Small Talk Has Surprising Health Benefits
You haven’t realised how good small chats were until they were gone.
When the covid pandemic hit, it killed small talk — no more chat with colleagues, neighbours, or strangers at the pub or grocery store.
I hadn’t realised how much I missed small talk until it was gone. In fact, a survey by Microsoft found small talks to be among office work aspects that employees miss the most.
While close relationships are crucial to our well-being, talking to strangers comes with surprising health benefits. A quick chat with someone you barely know can uplift your mood and offset feelings of loneliness.
Consider interactions between baristas and customers of coffee shops. Smiling, making eye contact, and exchanging a few sentences while ordering a cup of coffee, was found to boost happiness and feelings of belonging. And that, on both sides of the till.
Did you know that a third of office conversations are chitchat? Yet, chatting with colleagues — even about work — help us share frustrations, challenges, and excitements about shared goals. In fact, office chat reminds employees they belong and are part of a team. As a result, it boosts performance and makes people less likely to quit their jobs.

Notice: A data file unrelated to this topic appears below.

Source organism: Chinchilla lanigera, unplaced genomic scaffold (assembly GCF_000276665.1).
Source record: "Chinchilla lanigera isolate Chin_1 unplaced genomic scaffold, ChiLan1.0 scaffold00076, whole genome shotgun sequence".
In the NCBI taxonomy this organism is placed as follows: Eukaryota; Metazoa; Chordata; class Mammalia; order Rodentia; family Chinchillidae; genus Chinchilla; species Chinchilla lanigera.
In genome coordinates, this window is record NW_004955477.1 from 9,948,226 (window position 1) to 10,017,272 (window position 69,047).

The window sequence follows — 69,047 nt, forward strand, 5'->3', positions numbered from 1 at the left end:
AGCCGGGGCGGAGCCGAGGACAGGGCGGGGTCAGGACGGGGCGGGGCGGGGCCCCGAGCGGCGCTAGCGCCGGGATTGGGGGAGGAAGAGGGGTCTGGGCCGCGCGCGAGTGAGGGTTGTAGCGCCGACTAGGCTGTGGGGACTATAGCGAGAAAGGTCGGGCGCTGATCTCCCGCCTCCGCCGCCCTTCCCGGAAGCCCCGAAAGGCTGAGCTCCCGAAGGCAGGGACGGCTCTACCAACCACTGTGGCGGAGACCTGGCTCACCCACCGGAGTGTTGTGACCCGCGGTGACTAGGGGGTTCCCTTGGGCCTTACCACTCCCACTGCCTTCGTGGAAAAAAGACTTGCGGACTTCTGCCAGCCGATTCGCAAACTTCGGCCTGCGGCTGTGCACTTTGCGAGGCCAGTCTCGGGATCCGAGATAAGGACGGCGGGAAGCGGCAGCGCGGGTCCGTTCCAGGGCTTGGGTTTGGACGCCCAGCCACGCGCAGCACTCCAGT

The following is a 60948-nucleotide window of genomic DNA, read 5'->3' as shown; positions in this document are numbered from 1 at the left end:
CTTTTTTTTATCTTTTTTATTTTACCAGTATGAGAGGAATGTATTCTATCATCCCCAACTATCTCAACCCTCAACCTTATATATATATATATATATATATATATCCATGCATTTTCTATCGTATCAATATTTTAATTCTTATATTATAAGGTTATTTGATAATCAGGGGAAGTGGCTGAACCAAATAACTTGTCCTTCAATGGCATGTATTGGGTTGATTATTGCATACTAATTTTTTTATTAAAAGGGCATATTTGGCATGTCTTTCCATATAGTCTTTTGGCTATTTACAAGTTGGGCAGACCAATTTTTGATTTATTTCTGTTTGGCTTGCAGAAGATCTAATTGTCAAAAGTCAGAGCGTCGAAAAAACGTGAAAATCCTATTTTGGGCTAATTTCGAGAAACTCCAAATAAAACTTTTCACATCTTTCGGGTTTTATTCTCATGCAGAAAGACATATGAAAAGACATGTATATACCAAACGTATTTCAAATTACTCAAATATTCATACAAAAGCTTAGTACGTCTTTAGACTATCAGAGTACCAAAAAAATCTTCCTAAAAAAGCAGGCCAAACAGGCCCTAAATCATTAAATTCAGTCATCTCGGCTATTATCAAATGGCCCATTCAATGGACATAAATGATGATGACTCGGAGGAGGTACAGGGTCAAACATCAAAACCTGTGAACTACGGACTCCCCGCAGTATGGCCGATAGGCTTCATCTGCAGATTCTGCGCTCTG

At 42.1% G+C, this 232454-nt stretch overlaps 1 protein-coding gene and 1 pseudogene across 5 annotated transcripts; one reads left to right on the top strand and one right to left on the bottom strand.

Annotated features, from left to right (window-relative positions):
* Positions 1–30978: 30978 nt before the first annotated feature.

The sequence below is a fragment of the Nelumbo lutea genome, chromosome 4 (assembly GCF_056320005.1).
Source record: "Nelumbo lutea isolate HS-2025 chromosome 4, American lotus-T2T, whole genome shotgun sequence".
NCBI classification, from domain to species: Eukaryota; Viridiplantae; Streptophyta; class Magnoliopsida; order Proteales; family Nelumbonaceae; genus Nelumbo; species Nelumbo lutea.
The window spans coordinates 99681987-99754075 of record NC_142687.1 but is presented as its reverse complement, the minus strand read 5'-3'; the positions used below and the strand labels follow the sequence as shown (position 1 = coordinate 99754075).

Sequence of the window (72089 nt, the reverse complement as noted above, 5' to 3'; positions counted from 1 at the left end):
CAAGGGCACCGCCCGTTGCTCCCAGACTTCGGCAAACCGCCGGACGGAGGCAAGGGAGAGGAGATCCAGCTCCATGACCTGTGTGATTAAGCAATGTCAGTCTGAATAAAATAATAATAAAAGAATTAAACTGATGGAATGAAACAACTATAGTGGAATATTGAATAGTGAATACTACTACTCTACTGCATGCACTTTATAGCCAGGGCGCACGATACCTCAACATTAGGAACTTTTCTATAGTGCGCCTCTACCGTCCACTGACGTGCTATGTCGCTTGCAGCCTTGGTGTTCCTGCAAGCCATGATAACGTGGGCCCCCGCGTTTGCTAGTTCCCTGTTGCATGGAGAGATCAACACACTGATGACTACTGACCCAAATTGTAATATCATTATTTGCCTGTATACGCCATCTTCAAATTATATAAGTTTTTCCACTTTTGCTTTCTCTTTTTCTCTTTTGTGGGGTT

College students felt happier and more settled just by talking to classmates outside their friends’ circle. In coworking spaces, chance encounters and spontaneous conversations spark collaboration, creative ideas, and problem-solving strategies.
Many people feel energised and seen after a small talk. “To small talk is to recognise and acknowledge someone’s presence.” Says Jessica Methot, a psychologist at Rutgers University.
Conversations with friends and family might leave us disappointed or unheard. But the opposite can happen with small talk. A surprisingly lovely chat with a mailman or a baker could leave you feeling inspired. Sometimes, a stranger might share a passion with you or perhaps a similar experience or anecdote. Think of the last time you had such a conversation? How did that make you feel?
While the pandemic narrowed our social circle, it made us reflect more on what talking to people meant to us. So take note of whom you communicate with. Do you find yourself missing random chitchat or office gossip? If so, find safe ways to engage in small talks once again.
If you’re a leader, check on colleagues without talking work. Even over email or a messaging app, a small chat can bring joy to coworkers and make them feel seen and valued.
There is nothing small about small talk. A random chat can turn a perfect stranger into a cofounder, a best friend, or even a lover.
Feeling that someone understands you is priceless. And sometimes, that understanding only comes from a perfect stranger.